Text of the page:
Comparison of Different Decommissioning Fund Methodologies for Nuclear Installations

  • Project no.3224
  • Duration 01/2006 - 01/2007

Additional actions are needed on the level of the Member States as well as on the European level in order to ensure that adequate funds for nuclear decommissioning and waste management are available when necessary. Furthermore, transparency should be increased by information sharing and reporting. These are the results of a comprehensive assessment of the different decommissioning financing regimes in the European Union by Wuppertal Institute and its partners on behalf of the European Commission.
The European Commission estimates that approximately one third of the 145 power reactors currently operating in the European Union will need to be shut down by 2025. This will result in the need to dismantle, decontaminate and demolish these nuclear facilities as well as to undertake processing, conditioning and disposal of nuclear waste and spent fuel ("decommissioning"). Member States oversee different regimes for estimating and managing costs and for raising funding for these decommissioning activities, and there are significant differences in the operation, governance, investment and accessibility of the existing funds across the EU.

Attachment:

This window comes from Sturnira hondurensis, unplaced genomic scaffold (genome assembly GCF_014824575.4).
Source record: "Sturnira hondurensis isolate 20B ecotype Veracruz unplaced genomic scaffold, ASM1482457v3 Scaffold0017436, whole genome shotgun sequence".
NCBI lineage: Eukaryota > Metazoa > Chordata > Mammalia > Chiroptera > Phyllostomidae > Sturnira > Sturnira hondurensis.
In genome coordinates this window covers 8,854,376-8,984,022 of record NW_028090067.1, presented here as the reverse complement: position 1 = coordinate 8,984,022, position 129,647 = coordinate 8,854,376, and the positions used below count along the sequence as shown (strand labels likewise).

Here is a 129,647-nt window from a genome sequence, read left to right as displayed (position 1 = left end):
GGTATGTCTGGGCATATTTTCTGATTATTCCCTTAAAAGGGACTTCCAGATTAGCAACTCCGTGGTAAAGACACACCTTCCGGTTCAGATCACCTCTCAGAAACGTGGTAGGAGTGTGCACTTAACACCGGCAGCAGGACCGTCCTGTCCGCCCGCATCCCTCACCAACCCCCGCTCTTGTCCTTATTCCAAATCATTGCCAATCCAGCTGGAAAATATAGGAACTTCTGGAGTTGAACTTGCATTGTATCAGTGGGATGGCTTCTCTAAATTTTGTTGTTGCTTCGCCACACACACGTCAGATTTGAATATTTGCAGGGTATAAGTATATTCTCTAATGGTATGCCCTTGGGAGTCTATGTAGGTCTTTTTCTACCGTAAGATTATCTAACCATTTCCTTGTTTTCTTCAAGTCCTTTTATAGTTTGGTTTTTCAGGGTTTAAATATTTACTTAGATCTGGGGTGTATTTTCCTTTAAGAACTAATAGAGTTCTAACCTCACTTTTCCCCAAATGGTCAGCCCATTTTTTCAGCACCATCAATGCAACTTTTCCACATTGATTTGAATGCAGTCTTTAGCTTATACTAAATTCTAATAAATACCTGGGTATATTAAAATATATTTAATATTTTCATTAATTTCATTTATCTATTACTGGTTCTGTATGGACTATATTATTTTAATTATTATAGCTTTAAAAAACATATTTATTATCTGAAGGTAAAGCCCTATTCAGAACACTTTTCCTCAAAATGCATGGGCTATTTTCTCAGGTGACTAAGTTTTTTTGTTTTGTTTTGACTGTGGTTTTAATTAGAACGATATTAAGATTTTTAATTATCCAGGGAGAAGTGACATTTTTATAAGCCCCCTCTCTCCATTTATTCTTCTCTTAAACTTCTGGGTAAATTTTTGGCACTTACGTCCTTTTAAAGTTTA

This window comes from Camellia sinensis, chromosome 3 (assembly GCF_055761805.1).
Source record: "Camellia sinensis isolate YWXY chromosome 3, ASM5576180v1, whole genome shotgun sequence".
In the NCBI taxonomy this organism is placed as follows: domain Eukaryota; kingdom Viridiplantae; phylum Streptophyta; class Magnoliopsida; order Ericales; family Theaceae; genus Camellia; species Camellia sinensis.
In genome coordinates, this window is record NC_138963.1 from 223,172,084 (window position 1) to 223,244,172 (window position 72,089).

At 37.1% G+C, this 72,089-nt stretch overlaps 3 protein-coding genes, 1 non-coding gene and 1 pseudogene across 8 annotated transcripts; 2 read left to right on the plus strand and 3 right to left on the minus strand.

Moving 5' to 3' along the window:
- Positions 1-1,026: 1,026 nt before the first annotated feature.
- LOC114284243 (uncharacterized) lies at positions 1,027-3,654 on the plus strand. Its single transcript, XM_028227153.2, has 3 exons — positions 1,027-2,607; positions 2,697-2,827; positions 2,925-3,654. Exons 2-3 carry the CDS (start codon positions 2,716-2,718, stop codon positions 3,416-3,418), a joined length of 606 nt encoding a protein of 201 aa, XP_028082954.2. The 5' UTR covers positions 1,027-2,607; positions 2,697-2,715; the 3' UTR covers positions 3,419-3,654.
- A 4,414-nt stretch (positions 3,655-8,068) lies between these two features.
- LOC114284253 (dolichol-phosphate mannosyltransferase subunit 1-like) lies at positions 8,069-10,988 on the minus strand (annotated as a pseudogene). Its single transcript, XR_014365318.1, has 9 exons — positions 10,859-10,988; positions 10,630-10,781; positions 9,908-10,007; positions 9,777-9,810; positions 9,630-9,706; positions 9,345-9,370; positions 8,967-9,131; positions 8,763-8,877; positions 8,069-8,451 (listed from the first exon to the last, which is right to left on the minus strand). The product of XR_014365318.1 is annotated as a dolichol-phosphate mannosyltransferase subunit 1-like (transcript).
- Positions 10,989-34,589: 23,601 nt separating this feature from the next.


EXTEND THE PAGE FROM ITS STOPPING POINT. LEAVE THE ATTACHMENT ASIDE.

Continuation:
A comprehensive assessment of the financial consequences and risks of the different decommissioning financing systems from governance, accounting, valuation and investment perspectives has been undertaken in the course of a study by the Wuppertal Institute and its partners on behalf of the European Commission. Furthermore, the legal aspects of decommissioning financing in the EU have been analysed.
Based on this, a number of recommendations are made on how to ensure that adequate funds are available when necessary. These recommendations are made to Member States and to actions that could be undertaken now on the European level. Furthermore, the report makes suggestions on how further harmonization of decommissioning financing could be achieved on the EU level if necessary. Along with these recommendations are suggestions for information sharing and reporting that should be undertaken across the EU to increase transparency.

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